What long-term advice would you give the government—be it the federal government or another level of government, since we really do not know who has the ultimate authority—as a means of guiding provincial actions in this area?
Absolutely, we do require significantly increased seats in post-secondary education, not just for physicians and nurses, but for the panoply of health providers. There are examples, for example, in my home province of Alberta, where the government identified a certain shortage of nurses when the vacancies for health science professionals, the people whom we represent, exceeded those in nursing. But the Alberta government said they were creating 200 more nursing seats in post-secondary education and 40 for the allied health professions. The focus needs to include all the health care providers, and we need the data from across the country to address that. Data among some of the disciplines we represent--some of which have small handfuls because they're so specialized, some of which have only several thousand--are lacking simply because of the size of these groups. But their presence or absence is key to providing all of the services that are in the health care system--the diagnostic testing, the therapeutic testing. So clearly we need to increase the seats.
When we have the seats, we need to ensure that they're effectively utilized, insofar as we have to make sure we select the students in such a way that we don't lose them from the limited seats. There is a problem with attrition in some training programs, so if you start with 20 students and only 10 graduate, you've lost that opportunity for 10 people. So the selection of students, the seats themselves--all of these need to be addressed.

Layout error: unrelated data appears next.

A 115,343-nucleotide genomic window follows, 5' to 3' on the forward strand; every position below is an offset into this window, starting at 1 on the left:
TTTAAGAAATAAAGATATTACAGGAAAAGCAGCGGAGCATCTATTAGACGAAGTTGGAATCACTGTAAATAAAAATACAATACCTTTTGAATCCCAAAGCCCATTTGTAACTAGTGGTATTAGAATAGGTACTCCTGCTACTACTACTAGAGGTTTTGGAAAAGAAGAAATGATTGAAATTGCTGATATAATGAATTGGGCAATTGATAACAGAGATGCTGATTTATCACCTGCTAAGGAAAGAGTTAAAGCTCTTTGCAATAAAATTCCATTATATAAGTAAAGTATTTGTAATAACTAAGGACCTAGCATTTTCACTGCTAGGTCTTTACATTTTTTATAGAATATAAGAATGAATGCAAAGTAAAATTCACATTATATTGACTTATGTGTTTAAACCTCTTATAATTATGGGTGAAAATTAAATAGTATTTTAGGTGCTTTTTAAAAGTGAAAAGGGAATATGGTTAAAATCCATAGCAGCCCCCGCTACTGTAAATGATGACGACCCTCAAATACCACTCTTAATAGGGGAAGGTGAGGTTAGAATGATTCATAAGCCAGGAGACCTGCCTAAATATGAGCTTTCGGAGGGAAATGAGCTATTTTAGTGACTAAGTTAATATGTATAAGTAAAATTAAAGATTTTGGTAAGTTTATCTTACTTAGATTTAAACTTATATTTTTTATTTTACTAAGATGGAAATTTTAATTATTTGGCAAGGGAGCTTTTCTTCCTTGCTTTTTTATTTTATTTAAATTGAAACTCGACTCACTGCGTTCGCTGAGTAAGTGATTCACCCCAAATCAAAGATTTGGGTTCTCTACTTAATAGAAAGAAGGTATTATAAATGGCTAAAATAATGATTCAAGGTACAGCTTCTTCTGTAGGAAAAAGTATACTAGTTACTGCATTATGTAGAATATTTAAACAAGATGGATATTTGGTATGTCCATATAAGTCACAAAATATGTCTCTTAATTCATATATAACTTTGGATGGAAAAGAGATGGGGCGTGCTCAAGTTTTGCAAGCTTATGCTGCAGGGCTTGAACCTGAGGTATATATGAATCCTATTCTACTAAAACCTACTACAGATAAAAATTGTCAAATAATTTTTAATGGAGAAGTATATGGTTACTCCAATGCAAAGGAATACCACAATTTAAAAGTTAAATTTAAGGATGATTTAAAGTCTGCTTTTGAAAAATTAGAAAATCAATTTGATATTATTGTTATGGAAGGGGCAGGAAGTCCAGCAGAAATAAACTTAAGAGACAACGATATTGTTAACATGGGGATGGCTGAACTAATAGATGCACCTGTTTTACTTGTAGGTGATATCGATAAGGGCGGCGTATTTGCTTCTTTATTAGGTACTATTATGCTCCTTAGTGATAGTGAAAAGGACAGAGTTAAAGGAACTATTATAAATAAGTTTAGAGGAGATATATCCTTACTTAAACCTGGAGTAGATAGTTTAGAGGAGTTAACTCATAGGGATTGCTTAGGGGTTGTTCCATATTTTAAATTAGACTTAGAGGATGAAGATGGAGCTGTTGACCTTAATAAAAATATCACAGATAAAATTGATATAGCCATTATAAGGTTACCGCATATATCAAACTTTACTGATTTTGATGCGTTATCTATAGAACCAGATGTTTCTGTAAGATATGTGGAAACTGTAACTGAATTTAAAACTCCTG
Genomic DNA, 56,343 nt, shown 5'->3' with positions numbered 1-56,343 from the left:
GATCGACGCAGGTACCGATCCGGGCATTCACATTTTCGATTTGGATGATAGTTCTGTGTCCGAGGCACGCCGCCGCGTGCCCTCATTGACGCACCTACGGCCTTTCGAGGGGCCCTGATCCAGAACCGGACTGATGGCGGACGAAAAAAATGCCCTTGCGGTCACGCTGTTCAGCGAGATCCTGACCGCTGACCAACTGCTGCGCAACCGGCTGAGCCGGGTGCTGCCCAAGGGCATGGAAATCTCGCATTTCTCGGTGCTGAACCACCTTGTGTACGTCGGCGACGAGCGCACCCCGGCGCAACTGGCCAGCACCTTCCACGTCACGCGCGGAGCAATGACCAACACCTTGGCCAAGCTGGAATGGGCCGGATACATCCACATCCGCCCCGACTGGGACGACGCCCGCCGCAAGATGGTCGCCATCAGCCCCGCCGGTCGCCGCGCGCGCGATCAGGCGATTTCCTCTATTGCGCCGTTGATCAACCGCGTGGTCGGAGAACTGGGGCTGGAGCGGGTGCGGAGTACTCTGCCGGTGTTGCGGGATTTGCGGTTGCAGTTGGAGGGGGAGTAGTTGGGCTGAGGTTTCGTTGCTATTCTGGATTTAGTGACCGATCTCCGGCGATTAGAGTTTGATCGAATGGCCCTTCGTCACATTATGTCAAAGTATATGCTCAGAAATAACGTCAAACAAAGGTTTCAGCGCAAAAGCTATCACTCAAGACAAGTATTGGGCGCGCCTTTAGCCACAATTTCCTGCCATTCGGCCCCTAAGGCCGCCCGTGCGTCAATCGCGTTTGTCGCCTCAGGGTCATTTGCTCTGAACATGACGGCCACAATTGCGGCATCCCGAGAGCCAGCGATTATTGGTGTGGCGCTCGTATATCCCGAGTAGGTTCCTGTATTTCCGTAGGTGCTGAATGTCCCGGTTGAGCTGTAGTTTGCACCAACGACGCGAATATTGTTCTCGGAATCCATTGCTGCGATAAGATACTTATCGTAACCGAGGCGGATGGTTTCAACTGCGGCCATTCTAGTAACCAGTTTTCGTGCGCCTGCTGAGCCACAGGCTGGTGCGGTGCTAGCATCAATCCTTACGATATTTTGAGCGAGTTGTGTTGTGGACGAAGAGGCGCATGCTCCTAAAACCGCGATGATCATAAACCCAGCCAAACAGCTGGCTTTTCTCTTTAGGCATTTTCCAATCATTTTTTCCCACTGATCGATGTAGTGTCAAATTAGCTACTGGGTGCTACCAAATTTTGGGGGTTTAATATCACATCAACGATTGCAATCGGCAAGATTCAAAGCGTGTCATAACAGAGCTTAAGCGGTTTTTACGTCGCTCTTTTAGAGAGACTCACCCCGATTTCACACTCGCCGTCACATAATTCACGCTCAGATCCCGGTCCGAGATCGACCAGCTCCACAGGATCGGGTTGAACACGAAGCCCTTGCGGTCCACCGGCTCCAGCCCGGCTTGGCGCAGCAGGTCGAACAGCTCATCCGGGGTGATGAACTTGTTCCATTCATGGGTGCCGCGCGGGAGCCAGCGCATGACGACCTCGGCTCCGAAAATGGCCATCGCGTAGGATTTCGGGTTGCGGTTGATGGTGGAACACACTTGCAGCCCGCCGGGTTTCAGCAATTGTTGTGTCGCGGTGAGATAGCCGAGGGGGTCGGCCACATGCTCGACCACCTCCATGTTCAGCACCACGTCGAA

Thank you, Madam Chairperson.
And thanks to all of you.
You should know that this is the last chance we get to hear from the public about the 10-year accord. Time is limited.
Mike, you made a good point. It has not necessarily been by the wishes of the committee, but I think, really, by design of the government, because we got a letter right from the very start from the Minister of Health suggesting that a focused, time-limited review by the committee would be in order. The suggestion was that very little progress has been made; therefore, there wouldn't be much point, even though we're almost halfway through the 10-year period.
I simply need to know from all of you—and I'll ask this in three different areas—what recommendations you would have for us as we prepare our report. It is a critical juncture. We're talking about the overall state of our health care system. I want to break it into three areas.
One, with respect, Mike, to the Canada Health Act, you were the only one who mentioned the lack of accountability and the failure of this government to live up to the standards in the Canada Health Act, which is part of the accord. People seem to forget. Written right in the accord is an agreement on the part of all governments to the existing system, and they pledge to renew the system, not dismantle the system.
We couldn't get the minister for this committee to deal with the CHA, we couldn't get the motion passed here at committee, so what do we do now to get some accountability from this government with respect to the Canada Health Act?
That's the first question. Then I want to go on to health human resources and then aboriginal health.
Maybe to respond quickly from the perspective of the Canadian Health Coalition, there is an essential statutory duty on the part of the federal government, and if the current government doesn't believe in that, then maybe they're in the wrong job.
We have an election coming, and if they think health care is exclusively provincial and that Canadians don't want national standards, that Quebeckers don't want health care when they move to British Columbia, and vice versa, then that should part of the election debate.
I think we are at an impasse. We don't have real accountability. This committee has been shot down, in terms of examining the accountability standard in the Canada Health Act annual report, which is totally inadequate, according to the Auditor General.
I think most Canadians want to know where their money is going, so I think we have to keep at it and demand higher standards of accountability.
The minister was before committee, and it was interesting that he didn't mention the words “Canada Health Act”, “medicare”, “universal health care”, or “national health care” once. So I do question where he's coming from, what the government agenda is. But you're right, maybe all we can do is hold them to account in an election.